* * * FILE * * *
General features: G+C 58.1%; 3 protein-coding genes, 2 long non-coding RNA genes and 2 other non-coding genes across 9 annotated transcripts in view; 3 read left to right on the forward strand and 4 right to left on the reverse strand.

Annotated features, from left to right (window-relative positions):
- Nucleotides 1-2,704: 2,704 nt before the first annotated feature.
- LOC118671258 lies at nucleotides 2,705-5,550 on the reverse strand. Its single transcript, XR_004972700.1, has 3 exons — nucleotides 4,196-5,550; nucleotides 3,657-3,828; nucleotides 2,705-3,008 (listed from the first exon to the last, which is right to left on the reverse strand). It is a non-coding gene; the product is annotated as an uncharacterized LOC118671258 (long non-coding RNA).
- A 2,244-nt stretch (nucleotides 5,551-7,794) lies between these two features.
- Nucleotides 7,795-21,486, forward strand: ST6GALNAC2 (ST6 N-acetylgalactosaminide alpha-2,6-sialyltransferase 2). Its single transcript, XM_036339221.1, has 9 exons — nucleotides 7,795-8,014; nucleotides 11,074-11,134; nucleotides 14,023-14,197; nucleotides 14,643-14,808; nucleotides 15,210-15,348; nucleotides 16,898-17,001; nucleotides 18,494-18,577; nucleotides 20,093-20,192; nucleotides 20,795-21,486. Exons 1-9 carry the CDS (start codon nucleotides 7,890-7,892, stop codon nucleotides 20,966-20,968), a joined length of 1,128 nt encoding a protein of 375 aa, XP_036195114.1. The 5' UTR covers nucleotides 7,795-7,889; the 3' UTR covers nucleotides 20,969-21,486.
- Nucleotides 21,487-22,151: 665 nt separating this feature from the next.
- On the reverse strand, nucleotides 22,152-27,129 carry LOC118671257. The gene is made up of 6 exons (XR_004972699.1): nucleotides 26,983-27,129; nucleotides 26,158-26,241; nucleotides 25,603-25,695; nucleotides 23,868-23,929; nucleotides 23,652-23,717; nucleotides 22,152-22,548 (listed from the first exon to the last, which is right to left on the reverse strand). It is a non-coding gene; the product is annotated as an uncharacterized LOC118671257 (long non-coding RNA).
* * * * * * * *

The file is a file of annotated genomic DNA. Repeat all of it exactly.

General features: G+C 58.1%; 3 protein-coding genes, 2 long non-coding RNA genes and 2 other non-coding genes across 9 annotated transcripts in view; 3 read left to right on the forward strand and 4 right to left on the reverse strand.

Annotated features, from left to right (window-relative positions):
- Nucleotides 1-2,704: 2,704 nt before the first annotated feature.
- LOC118671258 lies at nucleotides 2,705-5,550 on the reverse strand. Its single transcript, XR_004972700.1, has 3 exons — nucleotides 4,196-5,550; nucleotides 3,657-3,828; nucleotides 2,705-3,008 (listed from the first exon to the last, which is right to left on the reverse strand). It is a non-coding gene; the product is annotated as an uncharacterized LOC118671258 (long non-coding RNA).
- A 2,244-nt stretch (nucleotides 5,551-7,794) lies between these two features.
- Nucleotides 7,795-21,486, forward strand: ST6GALNAC2 (ST6 N-acetylgalactosaminide alpha-2,6-sialyltransferase 2). Its single transcript, XM_036339221.1, has 9 exons — nucleotides 7,795-8,014; nucleotides 11,074-11,134; nucleotides 14,023-14,197; nucleotides 14,643-14,808; nucleotides 15,210-15,348; nucleotides 16,898-17,001; nucleotides 18,494-18,577; nucleotides 20,093-20,192; nucleotides 20,795-21,486. Exons 1-9 carry the CDS (start codon nucleotides 7,890-7,892, stop codon nucleotides 20,966-20,968), a joined length of 1,128 nt encoding a protein of 375 aa, XP_036195114.1. The 5' UTR covers nucleotides 7,795-7,889; the 3' UTR covers nucleotides 20,969-21,486.
- Nucleotides 21,487-22,151: 665 nt separating this feature from the next.
- On the reverse strand, nucleotides 22,152-27,129 carry LOC118671257. The gene is made up of 6 exons (XR_004972699.1): nucleotides 26,983-27,129; nucleotides 26,158-26,241; nucleotides 25,603-25,695; nucleotides 23,868-23,929; nucleotides 23,652-23,717; nucleotides 22,152-22,548 (listed from the first exon to the last, which is right to left on the reverse strand). It is a non-coding gene; the product is annotated as an uncharacterized LOC118671257 (long non-coding RNA).